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Chariots of Fire (9 of 18)
Clarence E. Macartney
Isaac and Rebecca had two boys, Esau and Jacob, and
they were as unlike as two boys often are, though
children of the same father and of the same mother,
and brought up in the same home and environment. Isaac
loved Esau, although he knew that the promises
centered about Jacob; whereas Rebecca loved Jacob.
Jacob was of a meditative cast of mind, spending his
time about the home and with his mother; Esau was a
rough, bluff, hearty sort of fellow, fond of outdoor
sports and exercises, and a mighty hunter.
This particular day Esau had been out over the hills
on a hunting expedition. He had been pursuing the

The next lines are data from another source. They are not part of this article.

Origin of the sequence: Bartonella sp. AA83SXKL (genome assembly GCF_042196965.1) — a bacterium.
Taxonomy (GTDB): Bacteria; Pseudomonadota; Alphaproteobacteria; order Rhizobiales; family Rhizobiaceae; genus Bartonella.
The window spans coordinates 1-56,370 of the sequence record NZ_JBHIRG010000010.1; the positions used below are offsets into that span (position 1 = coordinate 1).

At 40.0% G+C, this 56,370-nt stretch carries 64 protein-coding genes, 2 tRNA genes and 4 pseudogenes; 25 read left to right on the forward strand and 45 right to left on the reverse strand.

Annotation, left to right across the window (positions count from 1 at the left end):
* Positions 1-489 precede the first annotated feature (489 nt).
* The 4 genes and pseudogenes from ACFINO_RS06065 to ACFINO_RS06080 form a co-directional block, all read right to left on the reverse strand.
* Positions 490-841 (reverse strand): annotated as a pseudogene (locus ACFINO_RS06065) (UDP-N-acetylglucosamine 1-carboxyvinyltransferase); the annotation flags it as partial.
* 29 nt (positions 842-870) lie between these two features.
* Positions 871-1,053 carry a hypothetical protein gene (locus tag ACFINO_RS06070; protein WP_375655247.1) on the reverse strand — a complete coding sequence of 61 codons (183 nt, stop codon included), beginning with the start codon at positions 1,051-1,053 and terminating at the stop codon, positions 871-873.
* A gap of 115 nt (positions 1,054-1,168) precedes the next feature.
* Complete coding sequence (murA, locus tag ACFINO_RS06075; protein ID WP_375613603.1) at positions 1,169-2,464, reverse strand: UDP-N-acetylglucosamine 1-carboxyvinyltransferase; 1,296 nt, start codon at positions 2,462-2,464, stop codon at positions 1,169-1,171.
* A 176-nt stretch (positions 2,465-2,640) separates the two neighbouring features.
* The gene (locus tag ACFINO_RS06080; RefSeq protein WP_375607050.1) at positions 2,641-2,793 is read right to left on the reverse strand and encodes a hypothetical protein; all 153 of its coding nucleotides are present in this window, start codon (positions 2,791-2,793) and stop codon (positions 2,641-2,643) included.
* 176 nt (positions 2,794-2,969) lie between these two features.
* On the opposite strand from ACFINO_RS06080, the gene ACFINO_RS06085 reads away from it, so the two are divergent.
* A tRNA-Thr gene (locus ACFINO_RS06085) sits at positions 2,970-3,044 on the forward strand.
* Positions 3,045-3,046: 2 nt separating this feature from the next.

swift antelope, the roebuck, and the stag. Now, with
his trophies thrown over his shoulder, he was
returning from the hunt, coming faint and weary and
hungry into the encampment of his father, Isaac. When
he was still a little distance from the camp, his
nostrils caught the odor of the pottage which Jacob
was cooking. Smelling the savory pottage, Esau said to
his brother Jacob, "Feed me, I pray thee, with that
same red pottage; for I am faint!"
The crafty Jacob saw his opportunity to take advantage
of the greed and hunger of his brother. He told him
that he would give him to eat of the pottage upon
condition that Esau sold him his birthright. But just
now Esau was not thinking about the birthright or his
future. All that he wanted just now was to satisfy his
hunger with the pottage which Jacob was cooking. "What
profit," he said, "shall this birthright do to me?"
Who cares anything about that, or the future? I am
about to die with hunger. Take the birthright, if you
want it, only let me have the pottage, and let me have
it now! So he swore to Jacob, and then Jacob gave him
the pottage. "And he did eat and. drink, and rose up,
and went his way: thus Esau despised his birthright."
This incident in the life of ...
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